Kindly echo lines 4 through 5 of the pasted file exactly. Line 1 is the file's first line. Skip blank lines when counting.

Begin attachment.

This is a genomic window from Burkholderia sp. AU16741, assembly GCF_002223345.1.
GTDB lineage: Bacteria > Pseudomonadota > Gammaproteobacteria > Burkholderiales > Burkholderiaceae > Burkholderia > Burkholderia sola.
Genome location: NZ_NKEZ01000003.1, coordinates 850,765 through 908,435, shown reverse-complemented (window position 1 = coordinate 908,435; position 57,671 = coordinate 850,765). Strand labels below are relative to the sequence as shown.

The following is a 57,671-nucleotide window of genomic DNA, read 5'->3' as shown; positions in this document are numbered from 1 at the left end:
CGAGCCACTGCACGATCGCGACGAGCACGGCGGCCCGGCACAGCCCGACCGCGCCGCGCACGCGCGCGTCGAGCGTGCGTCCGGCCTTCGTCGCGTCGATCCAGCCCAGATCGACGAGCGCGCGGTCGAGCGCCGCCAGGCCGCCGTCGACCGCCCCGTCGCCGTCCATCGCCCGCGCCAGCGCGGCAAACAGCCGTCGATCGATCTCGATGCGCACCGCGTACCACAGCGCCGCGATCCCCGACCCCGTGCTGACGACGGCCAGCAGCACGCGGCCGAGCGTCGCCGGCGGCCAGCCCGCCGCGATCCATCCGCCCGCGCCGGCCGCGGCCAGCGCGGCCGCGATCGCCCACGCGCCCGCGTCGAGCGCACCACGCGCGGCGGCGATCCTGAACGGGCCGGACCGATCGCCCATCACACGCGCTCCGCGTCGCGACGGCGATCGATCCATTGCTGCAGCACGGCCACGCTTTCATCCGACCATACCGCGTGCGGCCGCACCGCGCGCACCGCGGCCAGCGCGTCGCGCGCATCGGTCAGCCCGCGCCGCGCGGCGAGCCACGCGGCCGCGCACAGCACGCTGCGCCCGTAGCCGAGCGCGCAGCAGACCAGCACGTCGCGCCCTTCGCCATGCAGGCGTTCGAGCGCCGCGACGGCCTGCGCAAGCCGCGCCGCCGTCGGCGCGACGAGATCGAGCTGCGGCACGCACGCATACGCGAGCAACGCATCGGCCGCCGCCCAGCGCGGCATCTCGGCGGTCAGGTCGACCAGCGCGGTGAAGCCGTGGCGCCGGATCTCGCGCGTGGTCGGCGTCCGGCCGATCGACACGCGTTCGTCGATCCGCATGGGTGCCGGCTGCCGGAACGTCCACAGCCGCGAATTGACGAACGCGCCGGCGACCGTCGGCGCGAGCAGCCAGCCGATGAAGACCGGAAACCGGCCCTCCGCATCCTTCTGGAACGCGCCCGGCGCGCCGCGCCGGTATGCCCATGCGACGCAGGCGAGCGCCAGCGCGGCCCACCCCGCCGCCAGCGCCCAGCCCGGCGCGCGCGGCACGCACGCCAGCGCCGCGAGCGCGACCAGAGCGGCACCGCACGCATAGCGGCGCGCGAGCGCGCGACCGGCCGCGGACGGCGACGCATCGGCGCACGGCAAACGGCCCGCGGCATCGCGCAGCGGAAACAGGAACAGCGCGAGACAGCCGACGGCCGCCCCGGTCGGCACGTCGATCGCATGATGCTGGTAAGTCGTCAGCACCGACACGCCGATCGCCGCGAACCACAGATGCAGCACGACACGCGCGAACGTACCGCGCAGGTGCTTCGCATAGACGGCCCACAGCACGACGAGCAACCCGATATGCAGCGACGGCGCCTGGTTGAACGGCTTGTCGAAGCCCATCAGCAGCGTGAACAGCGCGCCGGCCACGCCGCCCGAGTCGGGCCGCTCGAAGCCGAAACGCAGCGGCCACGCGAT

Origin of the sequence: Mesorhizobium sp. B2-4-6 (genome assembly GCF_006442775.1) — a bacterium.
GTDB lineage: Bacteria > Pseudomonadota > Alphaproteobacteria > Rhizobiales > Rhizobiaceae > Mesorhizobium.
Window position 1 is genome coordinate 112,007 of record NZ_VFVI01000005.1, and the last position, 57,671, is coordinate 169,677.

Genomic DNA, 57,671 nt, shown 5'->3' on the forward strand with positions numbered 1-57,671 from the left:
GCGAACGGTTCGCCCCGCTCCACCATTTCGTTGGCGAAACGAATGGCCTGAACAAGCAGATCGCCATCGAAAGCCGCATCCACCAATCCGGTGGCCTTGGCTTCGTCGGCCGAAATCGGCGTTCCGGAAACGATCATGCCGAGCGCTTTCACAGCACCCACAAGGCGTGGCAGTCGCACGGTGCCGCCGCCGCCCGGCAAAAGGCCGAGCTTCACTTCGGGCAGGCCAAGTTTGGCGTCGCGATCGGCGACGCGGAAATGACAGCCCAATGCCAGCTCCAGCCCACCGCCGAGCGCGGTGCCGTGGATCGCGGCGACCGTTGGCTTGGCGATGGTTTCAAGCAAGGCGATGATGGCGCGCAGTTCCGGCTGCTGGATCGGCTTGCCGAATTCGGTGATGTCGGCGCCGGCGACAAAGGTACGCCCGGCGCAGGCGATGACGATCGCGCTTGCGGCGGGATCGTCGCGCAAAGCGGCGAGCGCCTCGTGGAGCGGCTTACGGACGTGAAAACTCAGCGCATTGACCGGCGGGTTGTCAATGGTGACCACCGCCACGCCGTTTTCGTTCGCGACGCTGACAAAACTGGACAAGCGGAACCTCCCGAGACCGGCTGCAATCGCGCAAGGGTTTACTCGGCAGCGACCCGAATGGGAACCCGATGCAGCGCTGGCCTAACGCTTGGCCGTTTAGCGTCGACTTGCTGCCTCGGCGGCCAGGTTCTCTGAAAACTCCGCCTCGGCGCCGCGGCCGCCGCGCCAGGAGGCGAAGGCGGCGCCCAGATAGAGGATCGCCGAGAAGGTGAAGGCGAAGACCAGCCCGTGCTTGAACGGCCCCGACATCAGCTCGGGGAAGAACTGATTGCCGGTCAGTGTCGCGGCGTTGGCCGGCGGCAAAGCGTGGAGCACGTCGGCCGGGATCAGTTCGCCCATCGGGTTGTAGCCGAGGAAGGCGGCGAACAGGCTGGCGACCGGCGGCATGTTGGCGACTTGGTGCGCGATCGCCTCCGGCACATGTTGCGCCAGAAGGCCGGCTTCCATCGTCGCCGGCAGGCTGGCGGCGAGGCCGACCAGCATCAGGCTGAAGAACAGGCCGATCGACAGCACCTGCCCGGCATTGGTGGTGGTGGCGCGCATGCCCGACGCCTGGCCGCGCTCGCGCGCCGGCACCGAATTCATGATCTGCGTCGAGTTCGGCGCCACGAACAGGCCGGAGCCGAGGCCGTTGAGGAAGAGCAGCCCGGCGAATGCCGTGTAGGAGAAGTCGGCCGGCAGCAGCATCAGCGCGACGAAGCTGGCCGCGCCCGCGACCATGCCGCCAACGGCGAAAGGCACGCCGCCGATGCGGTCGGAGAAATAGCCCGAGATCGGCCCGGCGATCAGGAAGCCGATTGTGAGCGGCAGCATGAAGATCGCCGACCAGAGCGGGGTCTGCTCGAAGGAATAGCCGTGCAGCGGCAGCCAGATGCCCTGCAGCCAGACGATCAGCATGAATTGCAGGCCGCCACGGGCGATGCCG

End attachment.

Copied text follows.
The following is a 57,671-nucleotide window of genomic DNA, read 5'->3' as shown; positions in this document are numbered from 1 at the left end:
CGAGCCACTGCACGATCGCGACGAGCACGGCGGCCCGGCACAGCCCGACCGCGCCGCGCACGCGCGCGTCGAGCGTGCGTCCGGCCTTCGTCGCGTCGATCCAGCCCAGATCGACGAGCGCGCGGTCGAGCGCCGCCAGGCCGCCGTCGACCGCCCCGTCGCCGTCCATCGCCCGCGCCAGCGCGGCAAACAGCCGTCGATCGATCTCGATGCGCACCGCGTACCACAGCGCCGCGATCCCCGACCCCGTGCTGACGACGGCCAGCAGCACGCGGCCGAGCGTCGCCGGCGGCCAGCCCGCCGCGATCCATCCGCCCGCGCCGGCCGCGGCCAGCGCGGCCGCGATCGCCCACGCGCCCGCGTCGAGCGCACCACGCGCGGCGGCGATCCTGAACGGGCCGGACCGATCGCCCATCACACGCGCTCCGCGTCGCGACGGCGATCGATCCATTGCTGCAGCACGGCCACGCTTTCATCCGACCATACCGCGTGCGGCCGCACCGCGCGCACCGCGGCCAGCGCGTCGCGCGCATCGGTCAGCCCGCGCCGCGCGGCGAGCCACGCGGCCGCGCACAGCACGCTGCGCCCGTAGCCGAGCGCGCAGCAGACCAGCACGTCGCGCCCTTCGCCATGCAGGCGTTCGAGCGCCGCGACGGCCTGCGCAAGCCGCGCCGCCGTCGGCGCGACGAGATCGAGCTGCGGCACGCACGCATACGCGAGCAACGCATCGGCCGCCGCCCAGCGCGGCATCTCGGCGGTCAGGTCGACCAGCGCGGTGAAGCCGTGGCGCCGGATCTCGCGCGTGGTCGGCGTCCGGCCGATCGACACGCGTTCGTCGATCCGCATGGGTGCCGGCTGCCGGAACGTCCACAGCCGCGAATTGACGAACGCGCCGGCGACCGTCGGCGCGAGCAGCCAGCCGATGAAGACCGGAAACCGGCCCTCCGCATCCTTCTGGAACGCGCCCGGCGCGCCGCGCCGGTATGCCCATGCGACGCAGGCGAGCGCCAGCGCGGCCCACCCCGCCGCCAGCGCCCAGCCCGGCGCGCGCGGCACGCACGCCAGCGCCGCGAGCGCGACCAGAGCGGCACCGCACGCATAGCGGCGCGCGAGCGCGCGACCGGCCGCGGACGGCGACGCATCGGCGCACGGCAAACGGCCCGCGGCATCGCGCAGCGGAAACAGGAACAGCGCGAGACAGCCGACGGCCGCCCCGGTCGGCACGTCGATCGCATGATGCTGGTAAGTCGTCAGCACCGACACGCCGATCGCCGCGAACCACAGATGCAGCACGACACGCGCGAACGTACCGCGCAGGTGCTTCGCATAGACGGCCCACAGCACGACGAGCAACCCGATATGCAGCGACGGCGCCTGGTTGAACGGCTTGTCGAAGCCCATCAGCAGCGTGAACAGCGCGCCGGCCACGCCGCCCGAGTCGGGCCGCTCGAAGCCGAAACGCAGCGGCCACGCGAT